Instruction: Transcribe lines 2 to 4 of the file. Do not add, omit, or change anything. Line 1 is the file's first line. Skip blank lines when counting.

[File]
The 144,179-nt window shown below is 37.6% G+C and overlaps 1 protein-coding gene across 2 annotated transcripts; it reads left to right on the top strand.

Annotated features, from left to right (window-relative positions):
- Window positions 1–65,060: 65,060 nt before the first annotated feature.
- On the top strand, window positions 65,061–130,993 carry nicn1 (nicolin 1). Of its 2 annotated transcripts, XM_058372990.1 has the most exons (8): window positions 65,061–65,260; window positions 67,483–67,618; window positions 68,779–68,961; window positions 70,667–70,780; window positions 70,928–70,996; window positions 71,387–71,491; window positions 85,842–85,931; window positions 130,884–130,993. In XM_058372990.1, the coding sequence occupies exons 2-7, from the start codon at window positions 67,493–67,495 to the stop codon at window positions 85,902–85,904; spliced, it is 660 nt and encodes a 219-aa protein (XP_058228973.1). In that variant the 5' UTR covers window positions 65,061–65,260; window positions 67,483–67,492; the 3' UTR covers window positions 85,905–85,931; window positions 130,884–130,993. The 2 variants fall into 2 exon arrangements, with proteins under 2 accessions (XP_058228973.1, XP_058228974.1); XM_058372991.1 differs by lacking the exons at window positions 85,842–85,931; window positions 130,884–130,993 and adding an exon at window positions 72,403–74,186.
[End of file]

Annotated features, from left to right (window-relative positions):
- Window positions 1–65,060: 65,060 nt before the first annotated feature.
- On the top strand, window positions 65,061–130,993 carry nicn1 (nicolin 1). Of its 2 annotated transcripts, XM_058372990.1 has the most exons (8): window positions 65,061–65,260; window positions 67,483–67,618; window positions 68,779–68,961; window positions 70,667–70,780; window positions 70,928–70,996; window positions 71,387–71,491; window positions 85,842–85,931; window positions 130,884–130,993. In XM_058372990.1, the coding sequence occupies exons 2-7, from the start codon at window positions 67,493–67,495 to the stop codon at window positions 85,902–85,904; spliced, it is 660 nt and encodes a 219-aa protein (XP_058228973.1). In that variant the 5' UTR covers window positions 65,061–65,260; window positions 67,483–67,492; the 3' UTR covers window positions 85,905–85,931; window positions 130,884–130,993. The 2 variants fall into 2 exon arrangements, with proteins under 2 accessions (XP_058228973.1, XP_058228974.1); XM_058372991.1 differs by lacking the exons at window positions 85,842–85,931; window positions 130,884–130,993 and adding an exon at window positions 72,403–74,186.